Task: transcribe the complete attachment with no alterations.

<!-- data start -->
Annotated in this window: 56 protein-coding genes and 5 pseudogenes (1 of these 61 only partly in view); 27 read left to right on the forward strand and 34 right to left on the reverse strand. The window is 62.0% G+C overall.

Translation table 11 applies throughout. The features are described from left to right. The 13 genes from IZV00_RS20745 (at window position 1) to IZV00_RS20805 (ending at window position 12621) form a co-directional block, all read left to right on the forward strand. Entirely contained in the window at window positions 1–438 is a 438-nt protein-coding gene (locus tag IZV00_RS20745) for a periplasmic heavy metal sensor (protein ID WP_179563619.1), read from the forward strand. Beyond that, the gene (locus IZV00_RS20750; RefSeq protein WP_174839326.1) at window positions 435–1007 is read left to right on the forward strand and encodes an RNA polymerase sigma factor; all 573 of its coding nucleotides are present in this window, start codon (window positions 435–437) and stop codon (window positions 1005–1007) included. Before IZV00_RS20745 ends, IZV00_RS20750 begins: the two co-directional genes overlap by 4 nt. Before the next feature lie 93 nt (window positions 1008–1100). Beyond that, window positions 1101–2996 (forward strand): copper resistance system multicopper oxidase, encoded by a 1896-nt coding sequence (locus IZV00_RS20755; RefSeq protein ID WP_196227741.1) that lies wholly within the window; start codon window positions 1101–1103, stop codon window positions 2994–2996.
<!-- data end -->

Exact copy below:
Annotated in this window: 56 protein-coding genes and 5 pseudogenes (1 of these 61 only partly in view); 27 read left to right on the forward strand and 34 right to left on the reverse strand. The window is 62.0% G+C overall.

Translation table 11 applies throughout. The features are described from left to right. The 13 genes from IZV00_RS20745 (at window position 1) to IZV00_RS20805 (ending at window position 12621) form a co-directional block, all read left to right on the forward strand. Entirely contained in the window at window positions 1–438 is a 438-nt protein-coding gene (locus tag IZV00_RS20745) for a periplasmic heavy metal sensor (protein ID WP_179563619.1), read from the forward strand. Beyond that, the gene (locus IZV00_RS20750; RefSeq protein WP_174839326.1) at window positions 435–1007 is read left to right on the forward strand and encodes an RNA polymerase sigma factor; all 573 of its coding nucleotides are present in this window, start codon (window positions 435–437) and stop codon (window positions 1005–1007) included. Before IZV00_RS20745 ends, IZV00_RS20750 begins: the two co-directional genes overlap by 4 nt. Before the next feature lie 93 nt (window positions 1008–1100). Beyond that, window positions 1101–2996 (forward strand): copper resistance system multicopper oxidase, encoded by a 1896-nt coding sequence (locus IZV00_RS20755; RefSeq protein ID WP_196227741.1) that lies wholly within the window; start codon window positions 1101–1103, stop codon window positions 2994–2996.